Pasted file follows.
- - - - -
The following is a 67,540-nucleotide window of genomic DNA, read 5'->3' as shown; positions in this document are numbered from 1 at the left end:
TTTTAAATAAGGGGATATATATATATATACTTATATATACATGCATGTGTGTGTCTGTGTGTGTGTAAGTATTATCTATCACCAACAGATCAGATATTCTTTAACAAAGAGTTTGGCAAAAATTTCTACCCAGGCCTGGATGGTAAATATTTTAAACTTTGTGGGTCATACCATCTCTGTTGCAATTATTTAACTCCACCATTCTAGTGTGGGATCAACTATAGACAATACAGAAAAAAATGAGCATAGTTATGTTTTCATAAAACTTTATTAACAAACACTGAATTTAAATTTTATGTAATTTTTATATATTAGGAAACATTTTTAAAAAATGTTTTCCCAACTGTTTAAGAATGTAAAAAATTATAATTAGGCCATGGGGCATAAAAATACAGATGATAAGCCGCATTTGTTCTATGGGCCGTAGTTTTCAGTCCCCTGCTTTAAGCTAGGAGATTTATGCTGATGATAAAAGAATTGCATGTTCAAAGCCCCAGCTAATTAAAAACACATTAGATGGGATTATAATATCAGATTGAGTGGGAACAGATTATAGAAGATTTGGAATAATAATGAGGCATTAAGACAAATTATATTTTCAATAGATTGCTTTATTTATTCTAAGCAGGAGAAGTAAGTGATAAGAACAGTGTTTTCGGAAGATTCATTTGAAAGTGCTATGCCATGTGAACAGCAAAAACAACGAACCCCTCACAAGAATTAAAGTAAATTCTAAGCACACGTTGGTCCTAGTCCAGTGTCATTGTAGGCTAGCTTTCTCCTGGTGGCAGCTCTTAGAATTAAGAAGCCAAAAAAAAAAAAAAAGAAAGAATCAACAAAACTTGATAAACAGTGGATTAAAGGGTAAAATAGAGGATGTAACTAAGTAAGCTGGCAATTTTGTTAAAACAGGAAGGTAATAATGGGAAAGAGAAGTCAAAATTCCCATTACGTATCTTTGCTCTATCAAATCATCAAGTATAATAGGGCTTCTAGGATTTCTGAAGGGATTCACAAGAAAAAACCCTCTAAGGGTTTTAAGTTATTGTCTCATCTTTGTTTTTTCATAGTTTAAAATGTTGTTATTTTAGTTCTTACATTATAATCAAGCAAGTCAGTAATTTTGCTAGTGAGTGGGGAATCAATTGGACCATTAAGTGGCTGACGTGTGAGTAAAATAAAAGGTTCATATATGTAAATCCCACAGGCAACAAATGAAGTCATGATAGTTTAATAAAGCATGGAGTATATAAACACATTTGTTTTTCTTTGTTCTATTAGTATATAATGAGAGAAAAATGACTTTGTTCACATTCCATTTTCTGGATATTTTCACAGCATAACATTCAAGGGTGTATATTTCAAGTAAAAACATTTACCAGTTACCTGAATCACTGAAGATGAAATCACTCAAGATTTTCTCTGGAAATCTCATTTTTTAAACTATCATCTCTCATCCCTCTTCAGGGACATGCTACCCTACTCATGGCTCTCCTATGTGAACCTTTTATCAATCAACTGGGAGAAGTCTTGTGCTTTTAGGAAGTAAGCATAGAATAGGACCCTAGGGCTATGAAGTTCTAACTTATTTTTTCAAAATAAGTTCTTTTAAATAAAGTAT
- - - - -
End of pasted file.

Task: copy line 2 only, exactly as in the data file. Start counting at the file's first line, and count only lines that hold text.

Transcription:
TTTTAAATAAGGGGATATATATATATATACTTATATATACATGCATGTGTGTGTCTGTGTGTGTGTAAGTATTATCTATCACCAACAGATCAGATATTCTTTAACAAAGAGTTTGGCAAAAATTTCTACCCAGGCCTGGATGGTAAATATTTTAAACTTTGTGGGTCATACCATCTCTGTTGCAATTATTTAACTCCACCATTCTAGTGTGGGATCAACTATAGACAATACAGAAAAAAATGAGCATAGTTATGTTTTCATAAAACTTTATTAACAAACACTGAATTTAAATTTTATGTAATTTTTATATATTAGGAAACATTTTTAAAAAATGTTTTCCCAACTGTTTAAGAATGTAAAAAATTATAATTAGGCCATGGGGCATAAAAATACAGATGATAAGCCGCATTTGTTCTATGGGCCGTAGTTTTCAGTCCCCTGCTTTAAGCTAGGAGATTTATGCTGATGATAAAAGAATTGCATGTTCAAAGCCCCAGCTAATTAAAAACACATTAGATGGGATTATAATATCAGATTGAGTGGGAACAGATTATAGAAGATTTGGAATAATAATGAGGCATTAAGACAAATTATATTTTCAATAGATTGCTTTATTTATTCTAAGCAGGAGAAGTAAGTGATAAGAACAGTGTTTTCGGAAGATTCATTTGAAAGTGCTATGCCATGTGAACAGCAAAAACAACGAACCCCTCACAAGAATTAAAGTAAATTCTAAGCACACGTTGGTCCTAGTCCAGTGTCATTGTAGGCTAGCTTTCTCCTGGTGGCAGCTCTTAGAATTAAGAAGCCAAAAAAAAAAAAAAAGAAAGAATCAACAAAACTTGATAAACAGTGGATTAAAGGGTAAAATAGAGGATGTAACTAAGTAAGCTGGCAATTTTGTTAAAACAGGAAGGTAATAATGGGAAAGAGAAGTCAAAATTCCCATTACGTATCTTTGCTCTATCAAATCATCAAGTATAATAGGGCTTCTAGGATTTCTGAAGGGATTCACAAGAAAAAACCCTCTAAGGGTTTTAAGTTATTGTCTCATCTTTGTTTTTTCATAGTTTAAAATGTTGTTATTTTAGTTCTTACATTATAATCAAGCAAGTCAGTAATTTTGCTAGTGAGTGGGGAATCAATTGGACCATTAAGTGGCTGACGTGTGAGTAAAATAAAAGGTTCATATATGTAAATCCCACAGGCAACAAATGAAGTCATGATAGTTTAATAAAGCATGGAGTATATAAACACATTTGTTTTTCTTTGTTCTATTAGTATATAATGAGAGAAAAATGACTTTGTTCACATTCCATTTTCTGGATATTTTCACAGCATAACATTCAAGGGTGTATATTTCAAGTAAAAACATTTACCAGTTACCTGAATCACTGAAGATGAAATCACTCAAGATTTTCTCTGGAAATCTCATTTTTTAAACTATCATCTCTCATCCCTCTTCAGGGACATGCTACCCTACTCATGGCTCTCCTATGTGAACCTTTTATCAATCAACTGGGAGAAGTCTTGTGCTTTTAGGAAGTAAGCATAGAATAGGACCCTAGGGCTATGAAGTTCTAACTTATTTTTTCAAAATAAGTTCTTTTAAATAAAGTAT